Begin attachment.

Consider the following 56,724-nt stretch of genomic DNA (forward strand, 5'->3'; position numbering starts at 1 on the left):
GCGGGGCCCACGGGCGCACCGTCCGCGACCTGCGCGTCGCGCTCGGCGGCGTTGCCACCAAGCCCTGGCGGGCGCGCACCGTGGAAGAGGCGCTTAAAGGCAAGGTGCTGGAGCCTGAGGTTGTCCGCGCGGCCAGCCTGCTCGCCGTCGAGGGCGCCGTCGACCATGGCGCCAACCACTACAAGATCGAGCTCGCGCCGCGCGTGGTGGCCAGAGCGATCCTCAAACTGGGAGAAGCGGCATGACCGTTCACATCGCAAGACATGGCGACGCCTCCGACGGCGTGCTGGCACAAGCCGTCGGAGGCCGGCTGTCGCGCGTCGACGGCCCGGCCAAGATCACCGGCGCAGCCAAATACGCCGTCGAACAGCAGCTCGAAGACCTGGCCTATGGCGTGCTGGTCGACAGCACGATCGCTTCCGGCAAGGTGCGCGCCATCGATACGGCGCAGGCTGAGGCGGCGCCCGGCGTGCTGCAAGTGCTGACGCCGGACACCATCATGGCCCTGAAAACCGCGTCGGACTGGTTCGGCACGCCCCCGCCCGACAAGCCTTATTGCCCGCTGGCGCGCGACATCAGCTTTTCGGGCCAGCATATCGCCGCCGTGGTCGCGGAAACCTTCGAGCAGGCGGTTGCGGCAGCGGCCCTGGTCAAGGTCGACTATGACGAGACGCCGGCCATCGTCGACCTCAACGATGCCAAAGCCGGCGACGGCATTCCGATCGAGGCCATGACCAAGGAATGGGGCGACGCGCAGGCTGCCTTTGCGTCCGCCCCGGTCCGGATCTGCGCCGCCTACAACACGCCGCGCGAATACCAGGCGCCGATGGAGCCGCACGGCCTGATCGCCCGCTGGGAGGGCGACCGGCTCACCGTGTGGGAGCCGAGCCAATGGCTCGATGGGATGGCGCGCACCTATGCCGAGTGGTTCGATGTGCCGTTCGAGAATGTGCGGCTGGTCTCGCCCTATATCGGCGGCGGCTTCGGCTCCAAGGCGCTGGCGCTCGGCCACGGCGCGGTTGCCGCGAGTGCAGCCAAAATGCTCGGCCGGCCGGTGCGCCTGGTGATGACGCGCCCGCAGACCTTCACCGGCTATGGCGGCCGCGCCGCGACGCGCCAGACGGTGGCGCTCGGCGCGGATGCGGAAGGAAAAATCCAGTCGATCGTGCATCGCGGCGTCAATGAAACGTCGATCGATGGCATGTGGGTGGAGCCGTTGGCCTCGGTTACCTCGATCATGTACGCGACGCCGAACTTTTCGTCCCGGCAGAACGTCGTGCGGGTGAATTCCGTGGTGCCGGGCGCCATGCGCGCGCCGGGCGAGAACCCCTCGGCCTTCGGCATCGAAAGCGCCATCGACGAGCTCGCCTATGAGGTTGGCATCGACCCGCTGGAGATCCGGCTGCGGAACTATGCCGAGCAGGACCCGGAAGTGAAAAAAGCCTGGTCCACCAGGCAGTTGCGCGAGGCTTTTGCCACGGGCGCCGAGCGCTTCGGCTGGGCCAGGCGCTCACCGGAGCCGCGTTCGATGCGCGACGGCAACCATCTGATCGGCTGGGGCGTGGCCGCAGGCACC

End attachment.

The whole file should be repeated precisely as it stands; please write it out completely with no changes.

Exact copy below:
Consider the following 56,724-nt stretch of genomic DNA (forward strand, 5'->3'; position numbering starts at 1 on the left):
GCGGGGCCCACGGGCGCACCGTCCGCGACCTGCGCGTCGCGCTCGGCGGCGTTGCCACCAAGCCCTGGCGGGCGCGCACCGTGGAAGAGGCGCTTAAAGGCAAGGTGCTGGAGCCTGAGGTTGTCCGCGCGGCCAGCCTGCTCGCCGTCGAGGGCGCCGTCGACCATGGCGCCAACCACTACAAGATCGAGCTCGCGCCGCGCGTGGTGGCCAGAGCGATCCTCAAACTGGGAGAAGCGGCATGACCGTTCACATCGCAAGACATGGCGACGCCTCCGACGGCGTGCTGGCACAAGCCGTCGGAGGCCGGCTGTCGCGCGTCGACGGCCCGGCCAAGATCACCGGCGCAGCCAAATACGCCGTCGAACAGCAGCTCGAAGACCTGGCCTATGGCGTGCTGGTCGACAGCACGATCGCTTCCGGCAAGGTGCGCGCCATCGATACGGCGCAGGCTGAGGCGGCGCCCGGCGTGCTGCAAGTGCTGACGCCGGACACCATCATGGCCCTGAAAACCGCGTCGGACTGGTTCGGCACGCCCCCGCCCGACAAGCCTTATTGCCCGCTGGCGCGCGACATCAGCTTTTCGGGCCAGCATATCGCCGCCGTGGTCGCGGAAACCTTCGAGCAGGCGGTTGCGGCAGCGGCCCTGGTCAAGGTCGACTATGACGAGACGCCGGCCATCGTCGACCTCAACGATGCCAAAGCCGGCGACGGCATTCCGATCGAGGCCATGACCAAGGAATGGGGCGACGCGCAGGCTGCCTTTGCGTCCGCCCCGGTCCGGATCTGCGCCGCCTACAACACGCCGCGCGAATACCAGGCGCCGATGGAGCCGCACGGCCTGATCGCCCGCTGGGAGGGCGACCGGCTCACCGTGTGGGAGCCGAGCCAATGGCTCGATGGGATGGCGCGCACCTATGCCGAGTGGTTCGATGTGCCGTTCGAGAATGTGCGGCTGGTCTCGCCCTATATCGGCGGCGGCTTCGGCTCCAAGGCGCTGGCGCTCGGCCACGGCGCGGTTGCCGCGAGTGCAGCCAAAATGCTCGGCCGGCCGGTGCGCCTGGTGATGACGCGCCCGCAGACCTTCACCGGCTATGGCGGCCGCGCCGCGACGCGCCAGACGGTGGCGCTCGGCGCGGATGCGGAAGGAAAAATCCAGTCGATCGTGCATCGCGGCGTCAATGAAACGTCGATCGATGGCATGTGGGTGGAGCCGTTGGCCTCGGTTACCTCGATCATGTACGCGACGCCGAACTTTTCGTCCCGGCAGAACGTCGTGCGGGTGAATTCCGTGGTGCCGGGCGCCATGCGCGCGCCGGGCGAGAACCCCTCGGCCTTCGGCATCGAAAGCGCCATCGACGAGCTCGCCTATGAGGTTGGCATCGACCCGCTGGAGATCCGGCTGCGGAACTATGCCGAGCAGGACCCGGAAGTGAAAAAAGCCTGGTCCACCAGGCAGTTGCGCGAGGCTTTTGCCACGGGCGCCGAGCGCTTCGGCTGGGCCAGGCGCTCACCGGAGCCGCGTTCGATGCGCGACGGCAACCATCTGATCGGCTGGGGCGTGGCCGCAGGCACC